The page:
25th Sep, 2018

Worcestershire County Council slammed for 'not revealing the true extent of its financial woes'

Redditch Editorial 16th Apr, 2018

WORCESTERSHIRE County Council has been forced to defend itself against allegations it did not reveal the true extent of its financial troubles, writes Anu Shukla.

The authority’s finance chiefs spent £30,000 of taxpayers’ money on a review of its finances, carried out by the Chartered Institute of Public Finance Accounting (CIPFA) which, published in June 2017, revealed Worcestershire County Council had bigger financial problems than had been suggested previously.

CIPFA projected a £26.4million blackhole for 2018/19, rising to £60.1million by 2020/21, but the ‘negative’ findings of the Financial Resilience Review only came to light after a Freedom Of Information request submitted by the Bureau of Investigative Journalism.

Former chief finance director Sean Pearce commissioned the CIPFA report for Leader of the Council and cabinet member with responsibility for finance Simon Geraghty.

It stated the authority aimed to make target savings of £21.3million – but was already in the red by £10.2million.

Meanwhile the authority’s own budget report for 2017/18 revealed the County Council had already overspent its budget by £7.2million.

Figures seen by the Bureau and the Standard show the council has been feeling the pressure for several years.

These showed the council had dipped into almost half of its ‘rainy day fund’, using up 47.1 per cent of usable reserves between 2013/14 and 2017/18.

CIPFA said the council was not only ‘over-optimistic’ about its current finances, but there was a lack of urgency in its response to current challenges.

Shadow cabinet leader Peter McDonald told The Standard he had no idea the CIPFA report even existed until now.

“It’s absolutely disgraceful. We have a controlling group and leader, who, when it comes to finances, buried their heads in the sand.

“I sincerely believe within two years the Government will be sending the commissioners in to run the council.

“You can’t shave anymore meat off the bone because it means whatever services we’ve got left will collapse.”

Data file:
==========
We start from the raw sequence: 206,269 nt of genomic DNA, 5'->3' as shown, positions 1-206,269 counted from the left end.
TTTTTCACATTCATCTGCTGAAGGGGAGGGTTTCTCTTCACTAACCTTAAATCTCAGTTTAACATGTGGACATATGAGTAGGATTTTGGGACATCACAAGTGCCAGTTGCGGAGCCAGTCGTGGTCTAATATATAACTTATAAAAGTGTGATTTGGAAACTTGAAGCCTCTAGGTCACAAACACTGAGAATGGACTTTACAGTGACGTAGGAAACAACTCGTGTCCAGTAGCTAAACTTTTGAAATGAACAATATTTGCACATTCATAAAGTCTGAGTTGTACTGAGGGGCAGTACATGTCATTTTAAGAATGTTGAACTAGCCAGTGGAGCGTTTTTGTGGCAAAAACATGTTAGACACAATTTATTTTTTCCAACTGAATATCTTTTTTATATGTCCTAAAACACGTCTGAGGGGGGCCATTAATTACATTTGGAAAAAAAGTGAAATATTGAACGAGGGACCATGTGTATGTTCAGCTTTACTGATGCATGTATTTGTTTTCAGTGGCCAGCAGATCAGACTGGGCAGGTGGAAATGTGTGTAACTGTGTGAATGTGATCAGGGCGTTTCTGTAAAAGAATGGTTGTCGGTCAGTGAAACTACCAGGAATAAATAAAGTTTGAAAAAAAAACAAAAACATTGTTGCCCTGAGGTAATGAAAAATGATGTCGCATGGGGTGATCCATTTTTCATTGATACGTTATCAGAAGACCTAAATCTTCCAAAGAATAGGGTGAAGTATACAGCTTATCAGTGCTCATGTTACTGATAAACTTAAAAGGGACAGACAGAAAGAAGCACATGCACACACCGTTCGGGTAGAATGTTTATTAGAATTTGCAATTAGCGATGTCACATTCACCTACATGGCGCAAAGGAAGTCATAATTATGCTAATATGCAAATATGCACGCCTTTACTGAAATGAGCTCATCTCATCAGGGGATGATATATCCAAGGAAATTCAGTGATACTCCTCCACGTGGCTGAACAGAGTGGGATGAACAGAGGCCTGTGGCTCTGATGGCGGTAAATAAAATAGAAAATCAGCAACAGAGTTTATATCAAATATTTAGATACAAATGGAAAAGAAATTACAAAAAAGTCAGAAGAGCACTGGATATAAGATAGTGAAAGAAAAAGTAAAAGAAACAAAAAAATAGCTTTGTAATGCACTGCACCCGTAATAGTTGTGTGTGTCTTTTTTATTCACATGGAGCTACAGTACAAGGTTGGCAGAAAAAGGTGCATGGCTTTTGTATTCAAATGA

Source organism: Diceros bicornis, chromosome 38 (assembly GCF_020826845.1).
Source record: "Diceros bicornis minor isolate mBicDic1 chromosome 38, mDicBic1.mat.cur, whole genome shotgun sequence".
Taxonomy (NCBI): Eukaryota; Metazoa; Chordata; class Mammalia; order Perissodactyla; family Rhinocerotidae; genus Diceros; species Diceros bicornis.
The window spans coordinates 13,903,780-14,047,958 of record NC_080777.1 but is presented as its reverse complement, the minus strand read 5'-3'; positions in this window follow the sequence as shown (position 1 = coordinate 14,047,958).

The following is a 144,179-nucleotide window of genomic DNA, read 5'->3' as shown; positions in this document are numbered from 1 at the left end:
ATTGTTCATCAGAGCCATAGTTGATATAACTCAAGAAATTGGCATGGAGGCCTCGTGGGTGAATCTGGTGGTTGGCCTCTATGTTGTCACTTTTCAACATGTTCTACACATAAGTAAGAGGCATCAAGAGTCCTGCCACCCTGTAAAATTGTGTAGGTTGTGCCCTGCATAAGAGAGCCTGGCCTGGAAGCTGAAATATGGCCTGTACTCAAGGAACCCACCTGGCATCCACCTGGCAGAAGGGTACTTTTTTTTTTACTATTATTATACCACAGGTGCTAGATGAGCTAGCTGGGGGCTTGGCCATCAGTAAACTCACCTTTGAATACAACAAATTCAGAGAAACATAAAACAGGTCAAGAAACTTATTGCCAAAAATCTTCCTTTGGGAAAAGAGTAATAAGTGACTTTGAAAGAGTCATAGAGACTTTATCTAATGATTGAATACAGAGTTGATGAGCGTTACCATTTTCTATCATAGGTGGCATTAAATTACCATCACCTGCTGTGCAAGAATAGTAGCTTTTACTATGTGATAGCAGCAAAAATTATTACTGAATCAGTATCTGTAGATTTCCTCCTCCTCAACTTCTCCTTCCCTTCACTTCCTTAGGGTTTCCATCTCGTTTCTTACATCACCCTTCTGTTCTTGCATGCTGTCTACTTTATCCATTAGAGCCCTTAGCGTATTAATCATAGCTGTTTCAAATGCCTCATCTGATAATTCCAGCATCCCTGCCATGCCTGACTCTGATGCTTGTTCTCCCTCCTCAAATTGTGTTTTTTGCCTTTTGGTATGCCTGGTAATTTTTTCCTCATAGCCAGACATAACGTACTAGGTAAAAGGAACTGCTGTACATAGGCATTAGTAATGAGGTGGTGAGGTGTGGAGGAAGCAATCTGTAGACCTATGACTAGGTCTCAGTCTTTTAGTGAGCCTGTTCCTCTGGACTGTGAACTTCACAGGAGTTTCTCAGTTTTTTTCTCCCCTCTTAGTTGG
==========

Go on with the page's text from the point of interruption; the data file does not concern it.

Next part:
CIPFA said the council’s medium term financial plan was ‘not currently sound’ and the demand for services was ‘untypically high’ at 2.5 times the growth in resources.

The review advised the council to make a radical overhaul of its savings programme and ‘urgently consider short-term initiatives’ like a ‘targeted staffing freeze’.

It also recommended ‘a sense of urgency appropriate to the real challenge’.

However analysis of Cabinet documents show much of CIPFA’s advice was ignored, that there was no mention of the report and no recommendations made in the minutes of council meetings.

A Worcestershire County Council spokesperson told the Standard: “Feedback was received in a presentation to an internal meeting of Cabinet and Strategic Leadership Team.

“The approach taken by the council was in line with the CIPFA advice and also helped us to shape how we moved forward with our medium term financial plan.

“We listened to the professional advice from CIPFA and increased our assumptions around council tax rates.”

They added the emerging financial pressured during 2017/18 with regard to children and adult social care were reviewed in detail and led the council to invest ‘£10.5million into children’s social care and £7.8million into adult social care for 2018/19.

“The review also supported a refresh of our transformation plans and longer term investment into children’s services, both of which were included in the medium term financial plan.

“Despite the budgetary pressures, we are in a robust financial position and a balanced budget for 2018/19 was approved by councillors in February 2018.”

The council declined to give a reason why it had not made public CIPFA’s full findings.

Chair of the council’s scrutiny committee Coun Chris Bloore said he was shocked and disappointed to hear the ‘perilous financial situation’ reported by CIPFA had not been shared with members.

“Members are being asked to take serious financial decisions on what we now know was incomplete information.

“I will be asking questions of the council’s political and senior officer leadership team over why members were denied this information.”

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